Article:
Based on data gathered and analyzed for the San Mateo 101 Express Lanes Project, implementing an express lane on the U.S. 101 corridor offered the most significant travel time savings to drivers when compared to other alternatives considered, such as building a new general-purpose lane or not implementing an express lane. Drivers can experience the greatest travel time savings during the AM peak period (6:00 AM to 10:00 AM) and PM peak period (3:00 PM to 7:00 PM). For example, for a typical driver traveling in the southbound direction between 8:00 AM and 9:00 AM, where no express lane is implemented, their travel time could be as high as 35 minutes. If we had built an additional general-purpose lane to provide more capacity, that same driver could have a travel time of approximately 22 minutes. However, by implementing an express lane and that same driver opted to take a carpool or pay to use the express lane, they could travel the corridor in just over 12 minutes, saving more than 20 minutes of travel time.
Express lanes improve travel time and reliability of bus service by minimizing the delays caused by sitting in traffic. SamTrans (the San Mateo County bus service) is planning multiple express bus routes which will have priority in the express lanes.
The number of general-purpose lanes stayed the same. Through extensive study, engineers determined they could fit an express lane in each direction by connecting auxiliary lanes on U.S. 101 to create an additional general-purpose lane and convert the left-most general-purpose lane into an express lane. This resulted in one new express lane in either direction along with the general-purpose lanes.
There is still enough space on the shoulders in both the northbound and southbound directions for vehicles needing to make an emergency stop. There are a few locations where the shoulders are too narrow for vehicles to pull over, but these segments were designed to be short and infrequent spans.
The lane widths vary along the corridor, and in many places, the outside lanes are wider than the inner lanes. However, all lanes on the freeway are wide enough to accommodate all vehicles. After a thorough safety review, Caltrans engineers have determined that the Express Lanes meet Caltrans safety and operating standards.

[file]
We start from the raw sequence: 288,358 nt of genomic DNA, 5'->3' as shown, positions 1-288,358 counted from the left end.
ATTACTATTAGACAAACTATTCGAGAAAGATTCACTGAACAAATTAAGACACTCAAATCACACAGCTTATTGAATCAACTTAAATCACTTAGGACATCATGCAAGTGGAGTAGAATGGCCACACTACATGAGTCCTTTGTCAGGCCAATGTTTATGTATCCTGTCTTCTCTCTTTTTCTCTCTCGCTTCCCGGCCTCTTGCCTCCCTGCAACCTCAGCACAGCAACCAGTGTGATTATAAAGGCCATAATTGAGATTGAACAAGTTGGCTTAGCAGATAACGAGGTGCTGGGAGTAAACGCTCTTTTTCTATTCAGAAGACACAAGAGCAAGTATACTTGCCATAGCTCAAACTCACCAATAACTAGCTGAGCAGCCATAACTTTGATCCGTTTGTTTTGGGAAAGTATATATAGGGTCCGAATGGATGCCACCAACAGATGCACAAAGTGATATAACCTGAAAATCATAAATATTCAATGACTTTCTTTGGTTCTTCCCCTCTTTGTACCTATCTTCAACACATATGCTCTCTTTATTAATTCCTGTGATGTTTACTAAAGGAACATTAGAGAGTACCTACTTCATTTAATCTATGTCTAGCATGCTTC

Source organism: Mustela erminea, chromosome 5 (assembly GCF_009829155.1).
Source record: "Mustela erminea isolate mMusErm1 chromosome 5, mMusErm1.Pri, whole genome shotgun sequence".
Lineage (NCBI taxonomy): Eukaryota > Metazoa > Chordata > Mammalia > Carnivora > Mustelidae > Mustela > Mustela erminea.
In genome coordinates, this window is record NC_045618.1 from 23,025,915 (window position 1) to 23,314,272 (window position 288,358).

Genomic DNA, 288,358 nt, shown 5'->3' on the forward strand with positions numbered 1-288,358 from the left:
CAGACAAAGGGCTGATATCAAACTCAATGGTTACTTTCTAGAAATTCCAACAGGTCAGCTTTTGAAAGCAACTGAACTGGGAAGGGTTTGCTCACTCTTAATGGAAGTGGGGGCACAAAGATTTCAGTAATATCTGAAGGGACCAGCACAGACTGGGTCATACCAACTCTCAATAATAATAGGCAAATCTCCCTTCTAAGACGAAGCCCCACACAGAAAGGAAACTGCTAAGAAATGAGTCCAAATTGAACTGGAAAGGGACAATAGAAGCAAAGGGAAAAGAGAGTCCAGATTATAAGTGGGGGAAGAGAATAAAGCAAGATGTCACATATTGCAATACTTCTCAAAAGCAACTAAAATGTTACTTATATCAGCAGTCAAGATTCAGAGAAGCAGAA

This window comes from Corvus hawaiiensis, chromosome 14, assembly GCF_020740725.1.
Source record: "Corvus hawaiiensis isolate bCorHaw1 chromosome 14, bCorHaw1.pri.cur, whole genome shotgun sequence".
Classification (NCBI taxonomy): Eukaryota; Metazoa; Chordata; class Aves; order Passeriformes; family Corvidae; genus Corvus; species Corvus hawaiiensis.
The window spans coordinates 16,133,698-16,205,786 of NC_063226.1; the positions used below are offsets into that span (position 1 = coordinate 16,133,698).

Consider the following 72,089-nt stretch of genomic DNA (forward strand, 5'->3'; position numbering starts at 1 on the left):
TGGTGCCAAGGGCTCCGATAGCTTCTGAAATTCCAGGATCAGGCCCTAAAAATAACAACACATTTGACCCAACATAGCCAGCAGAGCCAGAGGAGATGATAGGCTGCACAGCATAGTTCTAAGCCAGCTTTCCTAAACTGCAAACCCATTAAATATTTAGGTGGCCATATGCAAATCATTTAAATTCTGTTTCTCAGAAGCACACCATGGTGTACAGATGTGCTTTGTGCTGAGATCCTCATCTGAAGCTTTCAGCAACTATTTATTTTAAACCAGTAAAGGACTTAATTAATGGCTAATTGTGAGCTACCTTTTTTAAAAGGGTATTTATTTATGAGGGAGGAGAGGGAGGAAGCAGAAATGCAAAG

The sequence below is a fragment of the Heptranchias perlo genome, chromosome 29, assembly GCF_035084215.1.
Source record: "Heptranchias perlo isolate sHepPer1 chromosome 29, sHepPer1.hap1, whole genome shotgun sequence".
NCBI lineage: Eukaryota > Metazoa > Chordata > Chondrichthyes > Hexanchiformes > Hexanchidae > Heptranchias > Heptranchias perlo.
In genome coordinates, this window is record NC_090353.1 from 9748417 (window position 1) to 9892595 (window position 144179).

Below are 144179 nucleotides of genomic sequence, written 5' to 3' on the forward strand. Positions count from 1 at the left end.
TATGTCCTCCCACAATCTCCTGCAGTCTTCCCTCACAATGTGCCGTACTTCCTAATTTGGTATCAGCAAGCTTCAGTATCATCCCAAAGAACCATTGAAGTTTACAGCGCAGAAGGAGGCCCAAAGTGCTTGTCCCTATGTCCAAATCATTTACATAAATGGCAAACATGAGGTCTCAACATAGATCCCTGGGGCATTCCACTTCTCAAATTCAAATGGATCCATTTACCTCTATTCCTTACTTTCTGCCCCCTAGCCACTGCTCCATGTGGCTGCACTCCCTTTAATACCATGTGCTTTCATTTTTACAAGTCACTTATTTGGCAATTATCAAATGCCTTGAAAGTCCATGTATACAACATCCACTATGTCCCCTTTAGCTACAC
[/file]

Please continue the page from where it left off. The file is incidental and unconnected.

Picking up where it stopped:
Like a carpool lane that has special components – striping, pavement markings, and signs – the express lanes in San Mateo County also have special striping, pavement markings, and signs. Unlike some other express lanes, drivers can get in and out of the San Mateo 101 Express Lanes at any point. For the entire length of the express lanes constructed on this project, there are 8” wide skip strips, which are broken white skip pavement markings, indicating that the lane can be accessed or exited at any point. The words “EXPRS LANE” are painted in the lanes to indicate their special status. Signs indicating which hours of the day the tolling is in effect, what types of vehicles can use the express lane, and the cost to drive in the express lanes are also in use.
Caltrans traffic engineers studied a variety of options to determine the most effective way to improve traffic conditions on the U.S. 101 corridor in San Mateo County. They found that with the number of vehicles with two or more people (2+ carpool) driving on the corridor, a 2+ carpool lane would fill up quickly and be congested. This would eliminate the benefits for transit riders and 2+ carpoolers. However, the traffic analysis projected that a lane for vehicles with three or more people (3+ carpool) would accommodate the existing 3+ carpoolers and contain extra space, which 2+ carpools and solo drivers could then fill. Combining a 3+ carpool lane with dynamic pricing for other vehicles (single occupancy, dual occupancy, and clean air vehicles) allows the express lane to maintain a consistent speed while also improving travel time in the general-purpose lanes. Therefore, express lanes proved to be the most effective way to improve traffic conditions on the U.S. 101 corridor in San Mateo County.